As in, my internship with Patch. Not the world. But my little world will never be the same.
I don’t know what to do with myself now. I don’t have to check my email first thing every morning for urgent news breaks. I don’t have to turn my phone on for a call with my boss at 8:30. I don’t have to drive an hour to go interview someone and sit at Forza in University Place to hash out all of the information.
And I’m going to miss this stuff like heck.
It just felt right, you know? Even when it was tough, I never felt like I was doing the wrong job. It’s something I can stick with for the rest of my life, which was an experience I hadn’t had yet. And thank God I did, with one year left of school to sort it out for good. I was an intern, so I wasn’t expected to be perfect. But I was expected to listen, learn, and grow. That definitely happened. And I made friends and connections in communities I had no familiarity with before. I got off the Island.
My co-workers and I are a network of resources for one another. Now that we’ve heard the news that Patch is leaving Washington state, this is going to be crucial. Several of them have been laid off already, and others will be done on Oct. 15. This is happening around the country, and I fear that we have suffered the worst of it. I don’t know if the sites are just going to go black in October – they are still there now. It’s just so disappointing to develop such a connection with a group of people, but then you can’t come back to them in the way you wanted to. I was planning to return in December and guest edit so others could take vacation time. Now all I can do is talk to them. If I’m lucky, I’ll work alongside them again in a new way someday. It compels me to return to Seattle after graduation in May. They were so supportive of me, the intern, wanting me to keep up and learn what it’s like to be a real journalist, out there in the field, making contacts, and telling stories.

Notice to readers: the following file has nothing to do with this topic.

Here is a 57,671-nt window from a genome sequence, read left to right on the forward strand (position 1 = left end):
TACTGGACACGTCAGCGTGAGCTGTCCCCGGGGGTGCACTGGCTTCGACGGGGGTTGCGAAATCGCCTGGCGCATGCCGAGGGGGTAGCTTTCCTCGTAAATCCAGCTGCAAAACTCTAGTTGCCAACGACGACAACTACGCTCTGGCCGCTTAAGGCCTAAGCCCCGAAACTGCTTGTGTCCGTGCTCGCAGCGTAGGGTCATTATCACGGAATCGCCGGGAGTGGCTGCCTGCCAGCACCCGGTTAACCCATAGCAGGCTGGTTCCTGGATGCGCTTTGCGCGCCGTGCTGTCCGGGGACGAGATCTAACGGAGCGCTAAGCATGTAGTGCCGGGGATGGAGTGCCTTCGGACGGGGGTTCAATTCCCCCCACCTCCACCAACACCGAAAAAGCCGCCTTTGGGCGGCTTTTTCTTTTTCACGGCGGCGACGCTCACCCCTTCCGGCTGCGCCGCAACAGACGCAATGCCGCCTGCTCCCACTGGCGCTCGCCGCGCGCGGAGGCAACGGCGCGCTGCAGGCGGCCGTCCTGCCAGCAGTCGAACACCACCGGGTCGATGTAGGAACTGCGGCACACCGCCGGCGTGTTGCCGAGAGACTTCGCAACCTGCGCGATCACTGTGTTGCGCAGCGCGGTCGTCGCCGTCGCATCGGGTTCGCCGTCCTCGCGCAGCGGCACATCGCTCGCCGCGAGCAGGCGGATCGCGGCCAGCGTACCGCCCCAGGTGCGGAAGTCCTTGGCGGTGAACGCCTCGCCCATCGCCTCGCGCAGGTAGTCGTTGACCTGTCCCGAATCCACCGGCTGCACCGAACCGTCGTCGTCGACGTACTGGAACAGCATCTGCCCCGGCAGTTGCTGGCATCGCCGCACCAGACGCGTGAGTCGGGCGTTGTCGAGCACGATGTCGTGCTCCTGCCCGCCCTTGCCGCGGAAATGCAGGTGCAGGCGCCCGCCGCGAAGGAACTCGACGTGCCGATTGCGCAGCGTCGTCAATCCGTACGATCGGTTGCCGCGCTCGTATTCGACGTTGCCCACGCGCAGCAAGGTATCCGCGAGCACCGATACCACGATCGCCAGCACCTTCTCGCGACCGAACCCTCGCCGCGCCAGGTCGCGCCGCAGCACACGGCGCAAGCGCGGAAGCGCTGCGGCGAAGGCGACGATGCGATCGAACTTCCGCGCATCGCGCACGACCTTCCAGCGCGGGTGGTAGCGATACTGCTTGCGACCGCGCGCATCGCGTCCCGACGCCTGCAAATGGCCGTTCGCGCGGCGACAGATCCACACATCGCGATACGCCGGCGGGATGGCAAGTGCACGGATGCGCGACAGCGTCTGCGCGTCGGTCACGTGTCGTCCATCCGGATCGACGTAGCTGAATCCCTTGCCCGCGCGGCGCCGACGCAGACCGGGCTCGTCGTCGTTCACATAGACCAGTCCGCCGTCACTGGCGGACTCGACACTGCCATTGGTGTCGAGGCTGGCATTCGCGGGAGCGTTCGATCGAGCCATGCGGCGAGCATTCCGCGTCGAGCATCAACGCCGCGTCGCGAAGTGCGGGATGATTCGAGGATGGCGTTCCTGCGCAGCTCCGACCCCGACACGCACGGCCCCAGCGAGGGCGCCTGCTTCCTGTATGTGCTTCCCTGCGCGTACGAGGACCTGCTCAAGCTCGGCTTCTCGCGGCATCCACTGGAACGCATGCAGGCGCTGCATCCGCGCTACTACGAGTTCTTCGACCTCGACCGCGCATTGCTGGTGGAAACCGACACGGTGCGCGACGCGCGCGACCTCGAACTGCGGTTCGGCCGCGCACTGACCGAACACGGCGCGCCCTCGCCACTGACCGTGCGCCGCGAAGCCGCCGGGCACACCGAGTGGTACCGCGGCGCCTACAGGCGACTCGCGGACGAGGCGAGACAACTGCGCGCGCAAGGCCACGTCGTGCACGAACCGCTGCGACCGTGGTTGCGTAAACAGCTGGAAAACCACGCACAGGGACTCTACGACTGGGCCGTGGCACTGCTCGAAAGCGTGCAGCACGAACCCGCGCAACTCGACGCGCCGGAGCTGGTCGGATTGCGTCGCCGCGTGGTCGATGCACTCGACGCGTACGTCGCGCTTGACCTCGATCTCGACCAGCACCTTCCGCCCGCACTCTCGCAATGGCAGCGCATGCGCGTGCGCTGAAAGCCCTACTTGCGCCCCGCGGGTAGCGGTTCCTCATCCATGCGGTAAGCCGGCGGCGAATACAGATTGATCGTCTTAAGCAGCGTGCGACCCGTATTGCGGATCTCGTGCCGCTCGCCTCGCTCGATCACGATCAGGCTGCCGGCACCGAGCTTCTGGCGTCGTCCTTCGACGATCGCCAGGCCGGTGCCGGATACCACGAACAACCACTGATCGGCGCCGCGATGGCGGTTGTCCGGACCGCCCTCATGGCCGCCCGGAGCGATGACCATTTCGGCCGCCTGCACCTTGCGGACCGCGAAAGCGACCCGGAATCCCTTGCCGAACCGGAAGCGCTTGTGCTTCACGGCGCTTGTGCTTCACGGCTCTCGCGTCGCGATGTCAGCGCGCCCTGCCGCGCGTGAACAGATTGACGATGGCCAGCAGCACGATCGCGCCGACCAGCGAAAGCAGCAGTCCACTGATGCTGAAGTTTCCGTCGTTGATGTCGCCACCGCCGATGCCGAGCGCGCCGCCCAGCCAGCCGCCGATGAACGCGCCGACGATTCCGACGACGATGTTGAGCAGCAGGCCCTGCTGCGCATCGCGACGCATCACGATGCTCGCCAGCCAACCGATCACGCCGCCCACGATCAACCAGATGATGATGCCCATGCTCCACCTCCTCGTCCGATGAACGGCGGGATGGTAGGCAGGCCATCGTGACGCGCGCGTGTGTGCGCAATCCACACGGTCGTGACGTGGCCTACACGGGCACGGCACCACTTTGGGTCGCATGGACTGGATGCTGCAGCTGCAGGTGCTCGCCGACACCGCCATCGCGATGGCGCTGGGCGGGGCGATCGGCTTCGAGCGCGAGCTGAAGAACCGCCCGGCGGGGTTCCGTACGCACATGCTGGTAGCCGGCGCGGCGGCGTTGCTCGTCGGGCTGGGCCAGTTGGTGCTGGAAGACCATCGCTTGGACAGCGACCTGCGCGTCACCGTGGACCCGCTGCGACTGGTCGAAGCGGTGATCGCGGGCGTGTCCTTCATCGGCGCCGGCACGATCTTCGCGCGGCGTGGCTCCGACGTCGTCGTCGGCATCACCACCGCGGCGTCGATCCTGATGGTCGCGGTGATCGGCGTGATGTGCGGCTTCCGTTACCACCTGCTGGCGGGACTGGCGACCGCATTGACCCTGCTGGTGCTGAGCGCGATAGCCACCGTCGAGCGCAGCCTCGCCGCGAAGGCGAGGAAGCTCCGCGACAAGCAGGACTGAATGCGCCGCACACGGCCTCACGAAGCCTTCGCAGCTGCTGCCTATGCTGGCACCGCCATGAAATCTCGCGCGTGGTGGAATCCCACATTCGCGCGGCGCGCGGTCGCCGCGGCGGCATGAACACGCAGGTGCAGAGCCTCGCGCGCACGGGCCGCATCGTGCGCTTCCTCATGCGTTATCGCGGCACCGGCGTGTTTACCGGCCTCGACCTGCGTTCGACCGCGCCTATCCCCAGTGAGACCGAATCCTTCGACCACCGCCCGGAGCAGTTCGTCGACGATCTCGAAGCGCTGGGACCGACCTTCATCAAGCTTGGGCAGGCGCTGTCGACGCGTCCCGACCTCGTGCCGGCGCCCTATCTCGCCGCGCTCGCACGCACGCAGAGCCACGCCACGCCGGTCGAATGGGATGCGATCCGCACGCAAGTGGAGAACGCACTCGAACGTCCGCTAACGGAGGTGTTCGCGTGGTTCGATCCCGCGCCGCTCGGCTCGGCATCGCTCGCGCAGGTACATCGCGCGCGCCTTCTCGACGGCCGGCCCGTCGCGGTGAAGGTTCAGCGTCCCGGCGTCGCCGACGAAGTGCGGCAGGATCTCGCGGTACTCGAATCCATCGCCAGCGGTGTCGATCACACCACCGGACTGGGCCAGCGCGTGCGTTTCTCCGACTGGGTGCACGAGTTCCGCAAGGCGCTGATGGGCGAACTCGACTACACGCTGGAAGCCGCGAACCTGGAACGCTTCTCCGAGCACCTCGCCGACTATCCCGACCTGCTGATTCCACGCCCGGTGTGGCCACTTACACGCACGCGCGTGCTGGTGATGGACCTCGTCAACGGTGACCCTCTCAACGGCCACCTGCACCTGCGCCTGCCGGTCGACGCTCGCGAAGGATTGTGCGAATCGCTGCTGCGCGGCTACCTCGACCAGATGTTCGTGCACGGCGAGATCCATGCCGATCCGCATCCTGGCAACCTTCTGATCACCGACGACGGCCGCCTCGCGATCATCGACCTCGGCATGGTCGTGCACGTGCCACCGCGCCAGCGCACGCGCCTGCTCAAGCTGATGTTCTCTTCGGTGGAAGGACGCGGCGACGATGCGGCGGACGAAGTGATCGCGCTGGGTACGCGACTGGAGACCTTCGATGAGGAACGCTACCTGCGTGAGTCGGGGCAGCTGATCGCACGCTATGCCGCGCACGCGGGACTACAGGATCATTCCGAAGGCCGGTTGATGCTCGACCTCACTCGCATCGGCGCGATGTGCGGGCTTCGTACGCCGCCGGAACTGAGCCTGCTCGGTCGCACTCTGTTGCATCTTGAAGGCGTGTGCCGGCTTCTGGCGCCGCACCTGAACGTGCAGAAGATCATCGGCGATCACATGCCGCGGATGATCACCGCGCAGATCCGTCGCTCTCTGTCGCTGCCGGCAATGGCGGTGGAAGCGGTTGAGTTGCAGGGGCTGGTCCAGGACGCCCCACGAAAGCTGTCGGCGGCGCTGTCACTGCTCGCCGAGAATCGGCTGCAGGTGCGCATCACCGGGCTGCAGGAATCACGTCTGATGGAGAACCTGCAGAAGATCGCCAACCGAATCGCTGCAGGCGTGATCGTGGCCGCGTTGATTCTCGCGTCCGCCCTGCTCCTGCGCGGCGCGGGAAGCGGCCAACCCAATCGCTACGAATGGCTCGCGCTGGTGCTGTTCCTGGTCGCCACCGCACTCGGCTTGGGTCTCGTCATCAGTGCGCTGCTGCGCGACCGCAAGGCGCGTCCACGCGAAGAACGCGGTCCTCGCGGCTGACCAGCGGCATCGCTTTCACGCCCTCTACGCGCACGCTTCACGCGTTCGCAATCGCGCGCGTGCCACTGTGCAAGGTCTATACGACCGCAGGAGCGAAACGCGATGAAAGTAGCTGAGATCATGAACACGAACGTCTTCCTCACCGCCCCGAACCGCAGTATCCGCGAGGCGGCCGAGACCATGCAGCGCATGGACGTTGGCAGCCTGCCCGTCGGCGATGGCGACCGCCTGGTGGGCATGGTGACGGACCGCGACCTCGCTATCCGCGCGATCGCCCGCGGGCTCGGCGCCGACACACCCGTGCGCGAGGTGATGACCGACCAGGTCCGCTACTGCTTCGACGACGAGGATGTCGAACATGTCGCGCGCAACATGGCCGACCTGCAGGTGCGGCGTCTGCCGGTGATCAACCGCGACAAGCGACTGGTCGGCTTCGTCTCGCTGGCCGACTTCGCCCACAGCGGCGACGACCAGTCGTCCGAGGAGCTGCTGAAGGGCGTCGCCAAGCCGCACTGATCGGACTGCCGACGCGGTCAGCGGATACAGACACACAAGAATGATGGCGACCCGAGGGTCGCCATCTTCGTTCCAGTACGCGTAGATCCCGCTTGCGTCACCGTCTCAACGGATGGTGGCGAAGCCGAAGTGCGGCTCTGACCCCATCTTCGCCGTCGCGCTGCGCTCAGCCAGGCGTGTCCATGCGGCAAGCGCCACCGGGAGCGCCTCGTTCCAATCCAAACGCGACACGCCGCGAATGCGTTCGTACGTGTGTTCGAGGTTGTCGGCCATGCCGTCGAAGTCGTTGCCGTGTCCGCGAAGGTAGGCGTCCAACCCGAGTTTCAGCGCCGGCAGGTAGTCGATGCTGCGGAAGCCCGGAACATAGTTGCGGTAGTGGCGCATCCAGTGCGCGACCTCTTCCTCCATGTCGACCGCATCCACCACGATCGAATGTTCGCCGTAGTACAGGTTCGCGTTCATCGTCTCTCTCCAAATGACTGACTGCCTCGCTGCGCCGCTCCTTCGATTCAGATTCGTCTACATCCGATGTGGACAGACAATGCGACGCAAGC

I remember at the beginning of July, I had a minor slip-up with a story, posting it on the site when it wasn’t ready to go. I felt terrible. I called Lauren for 15 minutes to talk about it and make sure we were on the same page – she made me feel so much better and that I was doing a good job. I never made this mistake again. The fact that she took the time to help me and say she was there for me if I was stuck was a huge boost, and I want to tell her how much I appreciated that. I will, soon. That’s just one example of the amazing support my co-workers provided me and the success of Patch’s team mentality. If we can create that everywhere else we go, I’ll be optimistic.
I’m also thrilled with the people I got to meet through my stories. I met police officers, soldiers, Miss Washington candidates, baby seals, a NASCAR driver, teenage rock stars, you name it. Many of them are people I would hope to keep in touch with for years. They make me want to stay here and not go back to school. They are the community members, the ones who make our jobs worthwhile. Where would the news be if there was no one around to make the news?
But alas, I must return to Decorah, Iowa once again. I just had three girls from there stay at my house for a night, as they were out on a road trip. (I knew them from before, of course.) So that helped get me into school mode and keep my mind off the fact that I’ve been cut short of time on my work. We drove around Seattle, on Capitol Hill and Pike Place Market. I also took them past Microsoft and my old house in Redmond. It sounded to me like they had a nice time, which makes me glad, too. And I’m planning a low-key cello performance a week from tomorrow at my house, for a few family members and friends. I’ll have time to practice for it, most definitely, as well as for auditions. Then of course, I have to pack.
So really, it’s not the end, now that I know another great thing is beginning: senior year. I hope my weekly blogs have been informative and somewhat entertaining about what it’s like to be a journalist. I still believe it’s fun and completely worthwhile. So thank you, Patch, for all you brought me. And thank you to everyone who has supported it and me throughout these two and a half months.
P.S. This blog isn’t going away – I’ll use it to provide updates on my next big thing: my senior Shakespeare project!